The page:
South Bay is a world of environmental contrasts--a place of fertile salt marshes and the county's two toxic dumps. It's a place where a rare plant thrives in the grassy strips next to sidewalks, and rare birds fly in each spring to nest on vacant fill.
The following is a sampler of environmental controversies simmering in South Bay:
- The Chula Vista Bayfront Plan--For more than a decade, environmentalists' opposition and regulators' reservations have hung up this scheme to develop 500 unused acres on the city's bayfront. Now two endangered bird species, the California least tern and light-footed clapper rail, and an endangered plant, the salt marsh bird's beak, have delayed the project.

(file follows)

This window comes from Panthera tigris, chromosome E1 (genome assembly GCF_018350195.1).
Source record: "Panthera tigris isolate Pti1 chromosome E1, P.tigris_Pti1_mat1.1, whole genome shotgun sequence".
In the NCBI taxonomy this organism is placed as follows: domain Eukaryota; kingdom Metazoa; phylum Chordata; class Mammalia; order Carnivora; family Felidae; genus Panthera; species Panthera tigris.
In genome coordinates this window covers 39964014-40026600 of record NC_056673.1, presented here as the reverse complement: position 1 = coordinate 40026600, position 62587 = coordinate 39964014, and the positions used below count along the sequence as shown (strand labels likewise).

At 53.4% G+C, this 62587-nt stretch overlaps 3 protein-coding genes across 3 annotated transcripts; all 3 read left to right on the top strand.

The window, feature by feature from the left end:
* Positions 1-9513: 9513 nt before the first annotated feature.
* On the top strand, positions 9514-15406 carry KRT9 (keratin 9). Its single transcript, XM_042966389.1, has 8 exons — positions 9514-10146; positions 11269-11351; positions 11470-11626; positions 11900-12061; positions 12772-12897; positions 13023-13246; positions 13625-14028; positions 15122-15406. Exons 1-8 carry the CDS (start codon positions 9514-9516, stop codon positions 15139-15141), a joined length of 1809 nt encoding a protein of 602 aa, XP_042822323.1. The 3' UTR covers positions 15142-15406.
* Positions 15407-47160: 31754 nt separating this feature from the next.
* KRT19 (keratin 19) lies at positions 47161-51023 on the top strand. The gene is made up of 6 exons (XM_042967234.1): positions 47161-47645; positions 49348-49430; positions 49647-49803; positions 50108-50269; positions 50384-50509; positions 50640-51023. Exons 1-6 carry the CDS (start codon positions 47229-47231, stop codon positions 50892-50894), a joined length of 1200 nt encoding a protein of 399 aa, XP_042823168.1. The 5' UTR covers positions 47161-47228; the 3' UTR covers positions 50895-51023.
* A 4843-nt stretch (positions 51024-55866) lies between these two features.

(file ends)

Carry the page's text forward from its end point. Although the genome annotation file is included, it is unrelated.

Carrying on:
- The Second Channel--Three South Bay cities have resuscitated a long-dormant plan for a second entrance to San Diego Bay, cutting through the Silver Strand. But wildlife officials fear for the loss of the South Bay's shallow-water habitat and the salt marsh home of tern and other bird species rarely found in California.
- Otay Mesa development--Botanists predict that the imminent development of this vast plateau will mean the decimation of the remaining "vernal pools" that are home to the rare Loma Alta mesa mint. Also threatened is the Baja California rose, a desert flower discovered last year on the western side of the mesa and believed to be the only U.S. example, according to Mitchel Beauchamp, the botanist president of Pacific Southwest Biological Services.